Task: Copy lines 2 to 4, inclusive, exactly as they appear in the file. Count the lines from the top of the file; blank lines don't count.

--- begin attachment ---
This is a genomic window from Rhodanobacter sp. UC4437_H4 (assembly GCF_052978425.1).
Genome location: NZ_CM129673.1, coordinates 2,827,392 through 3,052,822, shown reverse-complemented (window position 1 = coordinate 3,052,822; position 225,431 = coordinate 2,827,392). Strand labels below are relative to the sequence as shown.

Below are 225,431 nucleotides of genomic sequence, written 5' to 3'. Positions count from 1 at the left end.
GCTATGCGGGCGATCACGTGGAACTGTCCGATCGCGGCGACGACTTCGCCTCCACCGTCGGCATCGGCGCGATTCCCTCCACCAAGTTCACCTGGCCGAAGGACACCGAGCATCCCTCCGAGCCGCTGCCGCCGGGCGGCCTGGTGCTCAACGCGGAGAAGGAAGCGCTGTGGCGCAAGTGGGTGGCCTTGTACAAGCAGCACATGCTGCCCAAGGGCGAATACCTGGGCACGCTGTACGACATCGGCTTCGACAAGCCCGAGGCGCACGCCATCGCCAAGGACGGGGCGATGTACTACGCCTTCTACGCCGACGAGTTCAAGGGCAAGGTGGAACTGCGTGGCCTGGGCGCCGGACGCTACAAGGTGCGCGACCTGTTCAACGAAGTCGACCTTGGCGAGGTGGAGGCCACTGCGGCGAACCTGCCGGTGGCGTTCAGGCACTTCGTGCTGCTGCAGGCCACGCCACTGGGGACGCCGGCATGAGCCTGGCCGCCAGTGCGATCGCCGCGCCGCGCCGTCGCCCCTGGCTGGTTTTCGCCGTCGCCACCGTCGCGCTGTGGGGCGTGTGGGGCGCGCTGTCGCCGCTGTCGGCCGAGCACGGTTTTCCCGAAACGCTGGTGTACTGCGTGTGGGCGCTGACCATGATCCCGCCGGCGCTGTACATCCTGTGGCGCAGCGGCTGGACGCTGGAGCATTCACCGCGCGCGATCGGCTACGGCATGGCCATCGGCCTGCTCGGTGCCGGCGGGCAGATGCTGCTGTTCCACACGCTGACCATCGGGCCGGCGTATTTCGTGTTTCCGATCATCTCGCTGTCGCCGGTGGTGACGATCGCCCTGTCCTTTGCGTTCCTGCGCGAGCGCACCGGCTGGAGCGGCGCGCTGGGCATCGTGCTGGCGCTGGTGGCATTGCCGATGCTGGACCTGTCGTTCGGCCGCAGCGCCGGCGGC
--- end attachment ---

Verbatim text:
Genome location: NZ_CM129673.1, coordinates 2,827,392 through 3,052,822, shown reverse-complemented (window position 1 = coordinate 3,052,822; position 225,431 = coordinate 2,827,392). Strand labels below are relative to the sequence as shown.

Below are 225,431 nucleotides of genomic sequence, written 5' to 3'. Positions count from 1 at the left end.
GCTATGCGGGCGATCACGTGGAACTGTCCGATCGCGGCGACGACTTCGCCTCCACCGTCGGCATCGGCGCGATTCCCTCCACCAAGTTCACCTGGCCGAAGGACACCGAGCATCCCTCCGAGCCGCTGCCGCCGGGCGGCCTGGTGCTCAACGCGGAGAAGGAAGCGCTGTGGCGCAAGTGGGTGGCCTTGTACAAGCAGCACATGCTGCCCAAGGGCGAATACCTGGGCACGCTGTACGACATCGGCTTCGACAAGCCCGAGGCGCACGCCATCGCCAAGGACGGGGCGATGTACTACGCCTTCTACGCCGACGAGTTCAAGGGCAAGGTGGAACTGCGTGGCCTGGGCGCCGGACGCTACAAGGTGCGCGACCTGTTCAACGAAGTCGACCTTGGCGAGGTGGAGGCCACTGCGGCGAACCTGCCGGTGGCGTTCAGGCACTTCGTGCTGCTGCAGGCCACGCCACTGGGGACGCCGGCATGAGCCTGGCCGCCAGTGCGATCGCCGCGCCGCGCCGTCGCCCCTGGCTGGTTTTCGCCGTCGCCACCGTCGCGCTGTGGGGCGTGTGGGGCGCGCTGTCGCCGCTGTCGGCCGAGCACGGTTTTCCCGAAACGCTGGTGTACTGCGTGTGGGCGCTGACCATGATCCCGCCGGCGCTGTACATCCTGTGGCGCAGCGGCTGGACGCTGGAGCATTCACCGCGCGCGATCGGCTACGGCATGGCCATCGGCCTGCTCGGTGCCGGCGGGCAGATGCTGCTGTTCCACACGCTGACCATCGGGCCGGCGTATTTCGTGTTTCCGATCATCTCGCTGTCGCCGGTGGTGACGATCGCCCTGTCCTTTGCGTTCCTGCGCGAGCGCACCGGCTGGAGCGGCGCGCTGGGCATCGTGCTGGCGCTGGTGGCATTGCCGATGCTGGACCTGTCGTTCGGCCGCAGCGCCGGCGGC